Published On: August 21, 2018

Written by: Ben Atwater and Matt Malick

For financial advisors, spending can be a taboo topic.  However, through much experience with retirement income projections, we’ve learned that spending is, by far, the most important variable for a successful retirement plan.

For example, a client spending $250,000 per year in retirement might need in excess of $6 million in assets to retire, while a client spending $50,000 per year in retirement might need significantly less than $1 million.

Obviously, every situation is unique and these generalizations depend on a number of factors, among them Social Security, pensions, deferred compensation, inheritances, Medicare, etc.  It is important that everyone establishes a retirement plan that is distinct to their needs.

An actual client example using our Wealth Management software, Money Guide Pro, further illustrates this point.  The client we’re highlighting plans to retire in about three and a half years, has about $1 million invested in balanced portfolios and is entitled to $53,000 per year in Social Security benefits (all in today’s dollars).  Using a Monte Carlo analysis, a statistical process of evaluating the probability of different outcomes, the below table illustrates the client’s probabilities of success at various levels of spending:

Spending before retirement sets the tone for the second most important aspect of retirement planning, the size of your retirement nest egg.  Obviously, the less you spend during your working years, the more savings you will have for retirement, all things being equal.

Spending, whether during retirement or before, is an incredibly broad subject, so we’d like to focus on some of the mistakes we see, as well as some ideas for setting-up a successful spending equation.

Common Mistakes

  • Buying personal real estate. After receiving or accumulating a large sum of money, people often feel compelled to significantly upgrade their primary residence or purchase a second home.  Although this is sometimes prudent, it is worth serious consideration, including a detailed cost / benefit analysis as to how this purchase will impact your retirement projections.  This analysis must include realistic carrying costs for the real estate in question as well as a thorough understanding of the liquidity constraints inherent in the real estate.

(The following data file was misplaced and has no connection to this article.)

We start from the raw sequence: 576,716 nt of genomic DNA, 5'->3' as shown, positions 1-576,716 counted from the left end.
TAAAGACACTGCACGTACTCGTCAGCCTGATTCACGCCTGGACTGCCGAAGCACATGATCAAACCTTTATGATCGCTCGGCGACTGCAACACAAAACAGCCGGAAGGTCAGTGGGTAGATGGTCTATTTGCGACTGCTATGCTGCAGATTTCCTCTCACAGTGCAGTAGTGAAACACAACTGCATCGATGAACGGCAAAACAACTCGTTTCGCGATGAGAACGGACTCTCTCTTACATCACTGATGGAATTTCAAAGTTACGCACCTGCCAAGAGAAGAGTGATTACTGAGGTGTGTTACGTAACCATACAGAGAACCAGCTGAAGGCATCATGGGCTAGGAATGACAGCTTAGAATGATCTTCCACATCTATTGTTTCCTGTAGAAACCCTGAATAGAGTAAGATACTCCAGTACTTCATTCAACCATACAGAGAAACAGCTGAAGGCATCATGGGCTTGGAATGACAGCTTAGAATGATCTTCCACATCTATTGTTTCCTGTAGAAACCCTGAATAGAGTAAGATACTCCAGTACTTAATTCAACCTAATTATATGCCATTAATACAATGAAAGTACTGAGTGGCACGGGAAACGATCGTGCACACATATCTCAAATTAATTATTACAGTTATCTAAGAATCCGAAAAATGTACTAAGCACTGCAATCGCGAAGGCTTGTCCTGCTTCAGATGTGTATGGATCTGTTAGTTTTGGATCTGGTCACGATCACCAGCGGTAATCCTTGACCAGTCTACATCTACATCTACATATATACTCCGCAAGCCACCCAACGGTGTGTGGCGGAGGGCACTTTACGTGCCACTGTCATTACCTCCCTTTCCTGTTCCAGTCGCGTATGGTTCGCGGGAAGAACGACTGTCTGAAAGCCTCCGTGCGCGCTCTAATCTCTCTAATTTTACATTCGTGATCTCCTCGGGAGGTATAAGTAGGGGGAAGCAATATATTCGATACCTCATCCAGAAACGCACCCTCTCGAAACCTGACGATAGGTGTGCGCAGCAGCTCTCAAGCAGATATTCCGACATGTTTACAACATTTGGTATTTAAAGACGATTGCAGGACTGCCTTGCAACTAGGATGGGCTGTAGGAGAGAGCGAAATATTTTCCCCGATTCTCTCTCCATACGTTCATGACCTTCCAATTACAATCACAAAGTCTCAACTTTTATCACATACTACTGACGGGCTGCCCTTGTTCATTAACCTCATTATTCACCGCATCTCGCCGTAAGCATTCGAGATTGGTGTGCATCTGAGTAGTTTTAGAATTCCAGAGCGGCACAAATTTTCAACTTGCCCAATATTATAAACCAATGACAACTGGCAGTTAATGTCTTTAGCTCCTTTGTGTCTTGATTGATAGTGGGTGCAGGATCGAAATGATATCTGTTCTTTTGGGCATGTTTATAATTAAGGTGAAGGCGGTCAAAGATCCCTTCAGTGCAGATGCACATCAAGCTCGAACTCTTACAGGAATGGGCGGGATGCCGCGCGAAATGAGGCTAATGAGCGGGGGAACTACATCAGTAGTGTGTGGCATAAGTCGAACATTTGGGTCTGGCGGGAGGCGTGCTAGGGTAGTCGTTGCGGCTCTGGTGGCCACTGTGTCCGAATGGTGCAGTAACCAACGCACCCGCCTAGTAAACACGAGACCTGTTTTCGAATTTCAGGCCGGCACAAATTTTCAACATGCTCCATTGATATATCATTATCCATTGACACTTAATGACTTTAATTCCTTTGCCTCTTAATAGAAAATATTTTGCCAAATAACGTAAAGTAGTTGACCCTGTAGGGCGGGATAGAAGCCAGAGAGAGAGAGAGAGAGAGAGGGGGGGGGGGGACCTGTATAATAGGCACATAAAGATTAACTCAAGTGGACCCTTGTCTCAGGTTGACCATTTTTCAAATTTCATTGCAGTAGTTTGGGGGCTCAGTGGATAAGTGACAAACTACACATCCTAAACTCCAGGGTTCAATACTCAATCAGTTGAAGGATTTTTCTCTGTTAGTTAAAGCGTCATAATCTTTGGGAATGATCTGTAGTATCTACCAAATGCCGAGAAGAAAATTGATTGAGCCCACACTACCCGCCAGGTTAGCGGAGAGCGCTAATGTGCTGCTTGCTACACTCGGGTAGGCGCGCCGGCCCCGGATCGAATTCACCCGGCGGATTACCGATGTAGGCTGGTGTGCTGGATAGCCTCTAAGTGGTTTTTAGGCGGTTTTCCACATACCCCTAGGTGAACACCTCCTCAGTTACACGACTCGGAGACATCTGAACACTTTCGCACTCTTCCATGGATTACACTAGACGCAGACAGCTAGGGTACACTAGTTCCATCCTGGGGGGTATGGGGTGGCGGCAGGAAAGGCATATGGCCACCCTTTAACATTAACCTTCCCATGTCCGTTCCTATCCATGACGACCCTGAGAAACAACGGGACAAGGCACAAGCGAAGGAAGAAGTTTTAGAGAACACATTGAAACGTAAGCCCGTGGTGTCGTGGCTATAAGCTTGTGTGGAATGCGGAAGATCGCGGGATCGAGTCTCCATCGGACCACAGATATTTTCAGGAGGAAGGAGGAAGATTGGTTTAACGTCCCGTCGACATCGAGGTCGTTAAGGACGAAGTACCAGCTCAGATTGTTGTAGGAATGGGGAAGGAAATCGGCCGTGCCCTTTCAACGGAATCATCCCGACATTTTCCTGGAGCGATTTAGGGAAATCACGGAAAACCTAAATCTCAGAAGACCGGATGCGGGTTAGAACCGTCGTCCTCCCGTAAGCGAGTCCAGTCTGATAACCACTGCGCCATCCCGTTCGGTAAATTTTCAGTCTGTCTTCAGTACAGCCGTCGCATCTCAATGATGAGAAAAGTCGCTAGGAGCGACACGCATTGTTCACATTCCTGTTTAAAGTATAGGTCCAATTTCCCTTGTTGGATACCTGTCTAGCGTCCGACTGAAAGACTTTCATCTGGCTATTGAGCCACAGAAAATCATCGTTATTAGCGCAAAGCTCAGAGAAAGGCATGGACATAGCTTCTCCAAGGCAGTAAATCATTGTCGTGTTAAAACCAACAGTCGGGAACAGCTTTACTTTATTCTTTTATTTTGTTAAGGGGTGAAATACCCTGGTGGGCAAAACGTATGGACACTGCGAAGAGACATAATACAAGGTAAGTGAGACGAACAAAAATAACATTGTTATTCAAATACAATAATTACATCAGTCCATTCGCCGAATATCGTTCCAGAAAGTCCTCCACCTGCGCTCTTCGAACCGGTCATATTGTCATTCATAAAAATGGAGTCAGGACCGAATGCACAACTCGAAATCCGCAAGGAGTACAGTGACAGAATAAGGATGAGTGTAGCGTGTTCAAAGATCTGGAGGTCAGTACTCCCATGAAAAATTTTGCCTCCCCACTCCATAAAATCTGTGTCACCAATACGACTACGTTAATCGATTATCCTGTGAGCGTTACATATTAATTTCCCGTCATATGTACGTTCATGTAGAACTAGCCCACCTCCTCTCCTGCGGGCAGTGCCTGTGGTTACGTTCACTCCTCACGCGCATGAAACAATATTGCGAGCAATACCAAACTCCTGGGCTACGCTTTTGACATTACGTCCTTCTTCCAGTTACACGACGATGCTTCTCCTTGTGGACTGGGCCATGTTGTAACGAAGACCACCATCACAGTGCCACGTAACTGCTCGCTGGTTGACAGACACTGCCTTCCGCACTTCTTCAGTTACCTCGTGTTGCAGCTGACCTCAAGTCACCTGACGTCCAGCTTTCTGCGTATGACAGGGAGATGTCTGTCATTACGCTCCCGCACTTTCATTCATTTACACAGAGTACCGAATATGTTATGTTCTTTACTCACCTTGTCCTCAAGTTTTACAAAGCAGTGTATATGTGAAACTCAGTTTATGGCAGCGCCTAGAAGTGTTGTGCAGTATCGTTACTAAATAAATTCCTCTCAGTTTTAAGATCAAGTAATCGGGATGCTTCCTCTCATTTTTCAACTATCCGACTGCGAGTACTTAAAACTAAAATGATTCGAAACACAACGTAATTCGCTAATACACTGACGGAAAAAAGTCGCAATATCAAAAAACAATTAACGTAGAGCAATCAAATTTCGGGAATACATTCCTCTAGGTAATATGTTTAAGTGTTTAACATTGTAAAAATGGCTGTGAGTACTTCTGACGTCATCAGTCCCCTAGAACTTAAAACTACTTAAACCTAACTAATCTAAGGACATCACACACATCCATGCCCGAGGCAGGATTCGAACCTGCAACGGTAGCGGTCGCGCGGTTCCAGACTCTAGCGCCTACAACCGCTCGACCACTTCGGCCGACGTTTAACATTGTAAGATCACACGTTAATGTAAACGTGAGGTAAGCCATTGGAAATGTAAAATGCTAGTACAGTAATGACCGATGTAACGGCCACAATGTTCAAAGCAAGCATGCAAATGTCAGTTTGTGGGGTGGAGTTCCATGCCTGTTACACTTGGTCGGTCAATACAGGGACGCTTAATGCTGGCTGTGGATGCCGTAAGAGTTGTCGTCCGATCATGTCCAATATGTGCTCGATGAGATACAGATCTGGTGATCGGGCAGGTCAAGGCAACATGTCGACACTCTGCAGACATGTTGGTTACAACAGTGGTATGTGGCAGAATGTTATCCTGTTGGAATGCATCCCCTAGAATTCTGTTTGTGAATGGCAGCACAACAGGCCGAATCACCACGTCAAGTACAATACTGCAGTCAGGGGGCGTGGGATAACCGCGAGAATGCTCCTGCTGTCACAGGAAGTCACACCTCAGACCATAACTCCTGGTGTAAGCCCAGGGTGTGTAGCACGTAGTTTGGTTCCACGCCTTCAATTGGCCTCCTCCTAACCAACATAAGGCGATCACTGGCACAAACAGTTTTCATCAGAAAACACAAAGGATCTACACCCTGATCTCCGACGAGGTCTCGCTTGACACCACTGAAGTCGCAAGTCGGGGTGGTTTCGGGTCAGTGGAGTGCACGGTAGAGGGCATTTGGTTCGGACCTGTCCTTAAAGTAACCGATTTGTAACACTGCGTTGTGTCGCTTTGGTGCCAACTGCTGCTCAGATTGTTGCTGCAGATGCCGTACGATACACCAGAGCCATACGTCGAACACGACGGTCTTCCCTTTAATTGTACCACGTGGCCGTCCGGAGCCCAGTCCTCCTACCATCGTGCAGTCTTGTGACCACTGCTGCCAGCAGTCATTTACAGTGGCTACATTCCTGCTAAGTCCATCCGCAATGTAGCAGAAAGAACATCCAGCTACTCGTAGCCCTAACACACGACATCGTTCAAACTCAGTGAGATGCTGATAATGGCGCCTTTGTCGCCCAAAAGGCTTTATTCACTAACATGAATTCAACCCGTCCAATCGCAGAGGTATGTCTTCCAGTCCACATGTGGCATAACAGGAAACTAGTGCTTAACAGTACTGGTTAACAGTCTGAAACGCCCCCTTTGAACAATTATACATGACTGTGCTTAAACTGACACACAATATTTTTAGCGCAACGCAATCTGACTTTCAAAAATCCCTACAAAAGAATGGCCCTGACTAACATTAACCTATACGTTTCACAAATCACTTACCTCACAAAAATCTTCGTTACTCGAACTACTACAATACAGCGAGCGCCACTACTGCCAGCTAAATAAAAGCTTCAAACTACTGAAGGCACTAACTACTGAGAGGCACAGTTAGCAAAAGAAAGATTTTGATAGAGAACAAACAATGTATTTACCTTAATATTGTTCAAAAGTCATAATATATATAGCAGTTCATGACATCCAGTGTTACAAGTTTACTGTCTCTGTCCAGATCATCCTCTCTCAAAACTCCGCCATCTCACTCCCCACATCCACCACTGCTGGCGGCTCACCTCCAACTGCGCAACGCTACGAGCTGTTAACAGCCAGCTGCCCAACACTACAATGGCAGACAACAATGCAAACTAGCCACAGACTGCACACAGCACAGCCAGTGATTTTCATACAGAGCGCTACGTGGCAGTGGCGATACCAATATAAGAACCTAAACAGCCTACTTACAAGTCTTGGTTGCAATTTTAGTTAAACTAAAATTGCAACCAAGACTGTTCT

• Investing in or starting a business. It is common for people to decide they want to invest money in a business or to start their own business.  Understanding the true costs of a business venture, whether in terms of time or money, can be eye opening.  Furthermore, grasping the time it takes for a new business to become cash flow positive is vital.  More generally, people tend to justify certain spending as an “investment.”   When purchasing something for pleasure, you need to at least question its investment merits.
  • Helping the kids. Its admirable and often necessary to help children, but when you have some discretion, you must examine if you can actually afford to help.  Tuition expenses are a great example.  Quite simply, many people can’t afford to spend $500,000 putting two children through college.  Students can often borrow for college, but parents can’t borrow for retirement.  Banks don’t offer retirement loans, but they do offer student loans.

Tips for Successful Spending

  • Have a budget. Creating a family budget is a useful strategy.  Short of having a budget, at least keep careful track of where your money goes.  Most people we talk with tend to underestimate their spending.  And, whether as part of a budget or not, pay yourself first.  In other words, set-up automated transfers to savings from paychecks, deposit accounts, inheritances, etc.  Make sure you have a disciplined savings program that works automatically to put money aside before you spend.
  • Test large purchases against your retirement plan. Before pulling the trigger with any large expenditure (even an “investment”), scenario-test the cash outflow against your larger retirement plan.  Understand the true cost of an expenditure, not just its price tag.  We are here to help you do this.
  • Avoid the comparison trap. Don’t worry about what others have.  If everyone in your group has a vacation home, who cares?  Rarely do you know how well others are doing with their savings; don’t confuse bling with bucks.

Just as there is an enormous difference in the amount of retirement savings you need based on your spending level, like the $250,000 versus the $50,000 example we cited above, saving for retirement entails similar mathematical realities.  If you save $20,000 a year for 45 years and earn an average of 5% per year, you’ll accumulate $3.2 million, but if you save $30,000 under identical circumstances you’ll accumulate $4.8 million.

Although we write a lot about investing, the heart and soul of retirement planning is spending and saving.


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